This is Weight Loss Success with Natalie Brown, episode 15.
Welcome to Weight Loss Success with Natalie Brown. If you’re a successful woman who is ready to stop struggling with your weight, you’re in the right place. You’ll learn everything you need to know to lose weight for the last time in bitesize pieces. Here’s your host, certified life and weight coach Natalie Brown.
Hello everybody. I had this experience recently while I was getting myself ready for a meeting where I realized my bathroom clock was wrong. Does this ever happen to you? It’s a problem. It had slowed down overnight as the batteries were dying, so it appeared to still be keeping time.
The second hand was still ticking around, but it was like, 15 minutes off. I hadn’t even noticed and I had been relying on it as I usually do, just kind of glancing at it here and there. Usually typically, I’m just looking at the minute hand as I get ready to kind of keep pace.
I had no idea that I was actually totally off until I picked up my phone and I saw the actual time. So this sent me into a total panic. I was in the middle of doing my makeup and the 15 minutes I thought I had left before my meeting didn’t actually exist. I had to be ready now, but only half of my face was done.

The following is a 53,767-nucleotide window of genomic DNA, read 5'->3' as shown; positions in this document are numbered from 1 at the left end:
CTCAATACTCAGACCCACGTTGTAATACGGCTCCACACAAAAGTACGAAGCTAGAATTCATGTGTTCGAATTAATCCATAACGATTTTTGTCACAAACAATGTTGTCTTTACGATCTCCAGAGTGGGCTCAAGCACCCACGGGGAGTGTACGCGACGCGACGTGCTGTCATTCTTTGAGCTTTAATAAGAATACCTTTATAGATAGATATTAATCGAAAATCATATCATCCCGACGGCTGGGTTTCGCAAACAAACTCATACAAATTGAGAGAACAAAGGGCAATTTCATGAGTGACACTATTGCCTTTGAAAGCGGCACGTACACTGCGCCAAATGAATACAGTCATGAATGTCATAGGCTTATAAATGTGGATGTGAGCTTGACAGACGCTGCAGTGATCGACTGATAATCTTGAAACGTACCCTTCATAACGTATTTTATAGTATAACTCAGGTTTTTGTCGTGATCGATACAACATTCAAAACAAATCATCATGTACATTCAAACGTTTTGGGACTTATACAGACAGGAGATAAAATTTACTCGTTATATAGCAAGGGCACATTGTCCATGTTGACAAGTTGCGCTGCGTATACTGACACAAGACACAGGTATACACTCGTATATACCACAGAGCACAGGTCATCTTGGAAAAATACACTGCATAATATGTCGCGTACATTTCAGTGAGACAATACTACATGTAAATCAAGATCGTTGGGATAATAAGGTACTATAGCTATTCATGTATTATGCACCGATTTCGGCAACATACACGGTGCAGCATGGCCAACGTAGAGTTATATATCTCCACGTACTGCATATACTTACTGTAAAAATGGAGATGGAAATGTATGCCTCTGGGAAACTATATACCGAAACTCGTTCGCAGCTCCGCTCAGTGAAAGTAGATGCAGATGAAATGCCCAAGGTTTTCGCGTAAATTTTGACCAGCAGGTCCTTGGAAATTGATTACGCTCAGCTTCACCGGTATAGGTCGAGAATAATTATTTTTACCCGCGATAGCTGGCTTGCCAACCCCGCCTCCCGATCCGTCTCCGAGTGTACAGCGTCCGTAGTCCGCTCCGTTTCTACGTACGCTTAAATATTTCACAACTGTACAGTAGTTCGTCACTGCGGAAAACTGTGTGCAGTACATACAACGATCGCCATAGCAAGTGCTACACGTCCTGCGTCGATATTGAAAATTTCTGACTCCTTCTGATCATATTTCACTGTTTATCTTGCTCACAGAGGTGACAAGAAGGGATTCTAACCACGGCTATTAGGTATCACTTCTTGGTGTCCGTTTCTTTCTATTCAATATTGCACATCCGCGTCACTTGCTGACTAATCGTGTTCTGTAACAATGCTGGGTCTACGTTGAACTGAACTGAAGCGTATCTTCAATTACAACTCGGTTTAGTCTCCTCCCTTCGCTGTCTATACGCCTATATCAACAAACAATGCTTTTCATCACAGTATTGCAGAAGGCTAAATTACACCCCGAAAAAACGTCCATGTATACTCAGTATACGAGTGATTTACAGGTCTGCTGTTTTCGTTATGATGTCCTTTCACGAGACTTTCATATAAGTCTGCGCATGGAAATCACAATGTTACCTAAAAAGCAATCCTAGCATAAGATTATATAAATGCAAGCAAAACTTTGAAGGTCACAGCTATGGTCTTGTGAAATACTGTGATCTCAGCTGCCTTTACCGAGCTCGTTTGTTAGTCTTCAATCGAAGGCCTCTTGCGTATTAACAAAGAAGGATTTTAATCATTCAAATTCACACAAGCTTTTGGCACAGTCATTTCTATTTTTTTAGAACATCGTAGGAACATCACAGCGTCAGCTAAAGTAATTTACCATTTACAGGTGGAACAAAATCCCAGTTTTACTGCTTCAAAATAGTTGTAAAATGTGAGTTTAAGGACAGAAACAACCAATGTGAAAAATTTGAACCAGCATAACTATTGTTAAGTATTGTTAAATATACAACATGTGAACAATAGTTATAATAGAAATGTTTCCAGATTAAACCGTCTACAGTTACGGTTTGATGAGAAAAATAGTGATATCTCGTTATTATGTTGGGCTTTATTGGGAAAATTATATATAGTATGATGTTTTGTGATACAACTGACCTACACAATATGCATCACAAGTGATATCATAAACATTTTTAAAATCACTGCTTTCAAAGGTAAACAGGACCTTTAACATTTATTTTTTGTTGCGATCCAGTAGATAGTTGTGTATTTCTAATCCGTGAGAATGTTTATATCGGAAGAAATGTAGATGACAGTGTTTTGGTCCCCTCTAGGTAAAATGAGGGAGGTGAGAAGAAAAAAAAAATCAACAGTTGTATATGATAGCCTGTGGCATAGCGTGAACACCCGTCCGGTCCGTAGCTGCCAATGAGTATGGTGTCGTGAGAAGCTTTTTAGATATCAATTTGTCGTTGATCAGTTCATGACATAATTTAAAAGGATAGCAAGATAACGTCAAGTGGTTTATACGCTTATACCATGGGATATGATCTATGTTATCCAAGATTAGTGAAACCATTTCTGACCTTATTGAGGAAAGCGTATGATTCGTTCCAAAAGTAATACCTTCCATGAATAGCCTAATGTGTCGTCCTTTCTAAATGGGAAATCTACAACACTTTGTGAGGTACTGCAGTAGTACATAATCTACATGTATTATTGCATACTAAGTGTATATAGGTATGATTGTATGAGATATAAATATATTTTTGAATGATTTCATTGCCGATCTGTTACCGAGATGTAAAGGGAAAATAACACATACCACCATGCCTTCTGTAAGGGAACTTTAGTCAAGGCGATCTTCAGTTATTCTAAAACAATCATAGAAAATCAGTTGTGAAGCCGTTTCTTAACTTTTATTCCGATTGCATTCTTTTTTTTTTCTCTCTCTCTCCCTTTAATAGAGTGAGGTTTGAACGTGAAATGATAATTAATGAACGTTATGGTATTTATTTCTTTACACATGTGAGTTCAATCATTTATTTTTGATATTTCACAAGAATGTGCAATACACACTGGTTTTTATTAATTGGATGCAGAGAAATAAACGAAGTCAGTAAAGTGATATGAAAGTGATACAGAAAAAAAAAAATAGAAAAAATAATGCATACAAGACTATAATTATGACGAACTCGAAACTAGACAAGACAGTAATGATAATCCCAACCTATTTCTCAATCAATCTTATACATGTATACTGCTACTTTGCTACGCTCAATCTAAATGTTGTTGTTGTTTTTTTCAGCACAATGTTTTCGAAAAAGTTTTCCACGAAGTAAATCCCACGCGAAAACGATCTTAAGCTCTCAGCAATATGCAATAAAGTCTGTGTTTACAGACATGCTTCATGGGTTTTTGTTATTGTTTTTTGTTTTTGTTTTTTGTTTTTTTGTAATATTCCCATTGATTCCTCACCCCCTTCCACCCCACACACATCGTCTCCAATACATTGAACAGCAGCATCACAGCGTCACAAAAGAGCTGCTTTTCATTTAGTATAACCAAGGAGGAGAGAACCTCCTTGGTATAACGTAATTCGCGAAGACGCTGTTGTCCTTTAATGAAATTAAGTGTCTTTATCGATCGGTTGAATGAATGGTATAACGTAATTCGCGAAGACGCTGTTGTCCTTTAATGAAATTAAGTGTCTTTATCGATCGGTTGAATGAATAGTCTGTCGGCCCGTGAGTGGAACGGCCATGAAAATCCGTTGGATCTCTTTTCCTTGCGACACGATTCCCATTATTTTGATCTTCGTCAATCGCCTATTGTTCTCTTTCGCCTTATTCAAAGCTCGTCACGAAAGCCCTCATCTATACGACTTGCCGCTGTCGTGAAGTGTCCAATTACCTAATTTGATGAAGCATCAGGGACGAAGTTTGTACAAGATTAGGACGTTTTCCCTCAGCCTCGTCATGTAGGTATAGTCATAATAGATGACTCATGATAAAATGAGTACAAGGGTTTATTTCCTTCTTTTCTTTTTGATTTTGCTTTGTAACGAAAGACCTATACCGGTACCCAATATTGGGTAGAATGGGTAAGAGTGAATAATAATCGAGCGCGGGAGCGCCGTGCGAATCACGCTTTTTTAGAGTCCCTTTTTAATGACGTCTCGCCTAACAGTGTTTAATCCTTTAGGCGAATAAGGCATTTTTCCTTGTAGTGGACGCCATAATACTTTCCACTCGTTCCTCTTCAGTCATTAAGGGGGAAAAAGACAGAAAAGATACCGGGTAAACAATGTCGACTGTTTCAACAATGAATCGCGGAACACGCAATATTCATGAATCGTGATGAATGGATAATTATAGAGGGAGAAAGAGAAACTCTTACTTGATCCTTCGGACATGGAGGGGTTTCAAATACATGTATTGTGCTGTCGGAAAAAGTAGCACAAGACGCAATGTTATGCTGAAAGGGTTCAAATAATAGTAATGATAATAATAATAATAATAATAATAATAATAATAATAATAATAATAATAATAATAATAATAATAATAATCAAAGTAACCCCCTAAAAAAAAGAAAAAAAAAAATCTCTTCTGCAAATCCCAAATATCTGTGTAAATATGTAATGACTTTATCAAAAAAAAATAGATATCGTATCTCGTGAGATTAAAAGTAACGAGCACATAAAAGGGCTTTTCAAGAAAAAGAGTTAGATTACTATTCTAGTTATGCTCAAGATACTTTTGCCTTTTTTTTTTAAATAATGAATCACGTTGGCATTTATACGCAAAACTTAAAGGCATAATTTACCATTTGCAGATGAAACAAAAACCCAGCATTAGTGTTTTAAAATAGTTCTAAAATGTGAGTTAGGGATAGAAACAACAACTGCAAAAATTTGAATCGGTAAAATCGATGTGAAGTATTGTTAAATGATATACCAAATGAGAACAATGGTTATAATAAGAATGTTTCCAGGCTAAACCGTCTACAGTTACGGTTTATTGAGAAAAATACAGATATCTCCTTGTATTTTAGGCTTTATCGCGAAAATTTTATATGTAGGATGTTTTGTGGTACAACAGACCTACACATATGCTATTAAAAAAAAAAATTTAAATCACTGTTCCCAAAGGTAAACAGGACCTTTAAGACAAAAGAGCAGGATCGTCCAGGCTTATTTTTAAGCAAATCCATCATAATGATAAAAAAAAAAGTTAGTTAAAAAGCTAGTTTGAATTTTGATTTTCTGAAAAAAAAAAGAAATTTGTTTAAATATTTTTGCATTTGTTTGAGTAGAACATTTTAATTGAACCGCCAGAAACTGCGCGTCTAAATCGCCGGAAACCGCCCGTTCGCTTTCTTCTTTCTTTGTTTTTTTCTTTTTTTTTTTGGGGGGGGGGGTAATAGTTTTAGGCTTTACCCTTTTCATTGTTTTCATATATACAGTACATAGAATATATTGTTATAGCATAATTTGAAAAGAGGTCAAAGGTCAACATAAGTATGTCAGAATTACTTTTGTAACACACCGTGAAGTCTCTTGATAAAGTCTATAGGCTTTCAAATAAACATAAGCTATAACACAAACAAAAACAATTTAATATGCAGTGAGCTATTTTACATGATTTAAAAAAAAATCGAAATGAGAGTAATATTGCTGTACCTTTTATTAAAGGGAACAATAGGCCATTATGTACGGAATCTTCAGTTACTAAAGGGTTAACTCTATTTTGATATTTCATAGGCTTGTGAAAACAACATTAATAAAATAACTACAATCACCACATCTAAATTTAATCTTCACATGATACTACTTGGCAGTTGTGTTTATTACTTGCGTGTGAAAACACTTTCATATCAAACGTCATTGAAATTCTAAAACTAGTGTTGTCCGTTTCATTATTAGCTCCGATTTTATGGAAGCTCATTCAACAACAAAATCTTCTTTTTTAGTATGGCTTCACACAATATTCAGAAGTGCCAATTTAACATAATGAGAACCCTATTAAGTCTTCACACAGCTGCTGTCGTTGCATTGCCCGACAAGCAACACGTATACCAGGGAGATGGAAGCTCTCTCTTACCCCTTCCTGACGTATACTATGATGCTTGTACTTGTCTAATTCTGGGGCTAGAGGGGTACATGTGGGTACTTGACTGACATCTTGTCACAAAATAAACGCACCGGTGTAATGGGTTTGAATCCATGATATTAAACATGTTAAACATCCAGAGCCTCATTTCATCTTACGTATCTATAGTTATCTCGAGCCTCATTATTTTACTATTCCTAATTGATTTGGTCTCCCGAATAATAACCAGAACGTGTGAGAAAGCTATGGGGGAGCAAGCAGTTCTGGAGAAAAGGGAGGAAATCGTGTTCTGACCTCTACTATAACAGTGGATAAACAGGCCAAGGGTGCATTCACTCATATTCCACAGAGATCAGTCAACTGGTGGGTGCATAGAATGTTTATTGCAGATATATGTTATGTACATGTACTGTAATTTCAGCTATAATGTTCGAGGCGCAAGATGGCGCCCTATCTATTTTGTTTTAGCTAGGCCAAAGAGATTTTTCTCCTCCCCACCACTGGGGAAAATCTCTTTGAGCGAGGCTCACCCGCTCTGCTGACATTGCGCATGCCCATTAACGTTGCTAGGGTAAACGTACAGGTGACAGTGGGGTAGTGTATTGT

So I went into speed/cutting corners mode and kind of like in a cartoon. Everything started falling apart. In my haste, I knocked my cup of 30 makeup brushes off the counter. And they didn’t just spill onto the floor, but half of them fell into the open drawer below filled with all my hair products.
So there were brushes sticking out and down and in between all the bottles and tubes, and then as I rushed to apply my mascara, I poked myself in the eye because I was hurrying. And then I had to pause to hold a tissue to my eye to keep the tears from ruining the rest of my eye makeup.
Oh my gosh, disaster. As I finished up and I hurried out to my office, rather than taking a minute to put my books and water bottle and iPad and stuff into a bag like I usually do, I just piled them all in my arms and as I ran, I ended up dropping my iPad on the concrete and breaking the screen.
And of course, I had to get the entire screen – not just the glass, but the whole mechanism replaced because my model of iPad Pro just happened to need that. I mean, it’s one of those things where it just compounds. Haste makes waste.
Rushing often creates some collateral damage. When we panic and we start rushing, we typically have more hiccups and more missteps than if we just took a deep breath, remained calm, and took the same action from that calm place.
This is very often the path we try to take to weight loss. The quick one. The hurried one. Everyone is in such a rush to lose weight. It’s like we get to the point where we feel like we just can’t take the misery for one more minute. We at times feel like we would do anything, no matter the cost, to lose it as soon as possible.
I remember hearing about someone I knew a long time ago who had picked up a tapeworm from a trip in a foreign country and had lost like, 30 pounds in a short period of time. And I remember seriously having the thought that I would have liked to have a tapeworm and lose 30 pounds, even if it meant being in bed for a month. I was like, totally worth it.